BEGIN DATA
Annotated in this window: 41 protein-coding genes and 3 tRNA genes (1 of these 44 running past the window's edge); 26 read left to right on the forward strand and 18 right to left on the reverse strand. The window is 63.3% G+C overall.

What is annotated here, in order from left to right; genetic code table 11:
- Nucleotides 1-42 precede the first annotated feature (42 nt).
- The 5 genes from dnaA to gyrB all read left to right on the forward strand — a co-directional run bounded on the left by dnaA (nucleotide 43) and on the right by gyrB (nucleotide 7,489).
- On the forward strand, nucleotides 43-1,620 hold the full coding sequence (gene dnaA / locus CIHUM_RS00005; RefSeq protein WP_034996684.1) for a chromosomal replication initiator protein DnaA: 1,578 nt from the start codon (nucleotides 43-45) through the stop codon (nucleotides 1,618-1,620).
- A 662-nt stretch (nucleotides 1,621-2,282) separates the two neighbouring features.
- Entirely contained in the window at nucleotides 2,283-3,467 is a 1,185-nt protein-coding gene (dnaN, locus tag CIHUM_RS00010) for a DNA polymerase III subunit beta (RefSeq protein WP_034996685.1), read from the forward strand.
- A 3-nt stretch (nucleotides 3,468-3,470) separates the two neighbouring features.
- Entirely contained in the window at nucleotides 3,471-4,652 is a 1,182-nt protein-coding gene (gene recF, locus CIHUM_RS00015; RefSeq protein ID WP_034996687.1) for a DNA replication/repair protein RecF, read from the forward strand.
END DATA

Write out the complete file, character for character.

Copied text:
Annotated in this window: 41 protein-coding genes and 3 tRNA genes (1 of these 44 running past the window's edge); 26 read left to right on the forward strand and 18 right to left on the reverse strand. The window is 63.3% G+C overall.

What is annotated here, in order from left to right; genetic code table 11:
- Nucleotides 1-42 precede the first annotated feature (42 nt).
- The 5 genes from dnaA to gyrB all read left to right on the forward strand — a co-directional run bounded on the left by dnaA (nucleotide 43) and on the right by gyrB (nucleotide 7,489).
- On the forward strand, nucleotides 43-1,620 hold the full coding sequence (gene dnaA / locus CIHUM_RS00005; RefSeq protein WP_034996684.1) for a chromosomal replication initiator protein DnaA: 1,578 nt from the start codon (nucleotides 43-45) through the stop codon (nucleotides 1,618-1,620).
- A 662-nt stretch (nucleotides 1,621-2,282) separates the two neighbouring features.
- Entirely contained in the window at nucleotides 2,283-3,467 is a 1,185-nt protein-coding gene (dnaN, locus tag CIHUM_RS00010) for a DNA polymerase III subunit beta (RefSeq protein WP_034996685.1), read from the forward strand.
- A 3-nt stretch (nucleotides 3,468-3,470) separates the two neighbouring features.
- Entirely contained in the window at nucleotides 3,471-4,652 is a 1,182-nt protein-coding gene (gene recF, locus CIHUM_RS00015; RefSeq protein ID WP_034996687.1) for a DNA replication/repair protein RecF, read from the forward strand.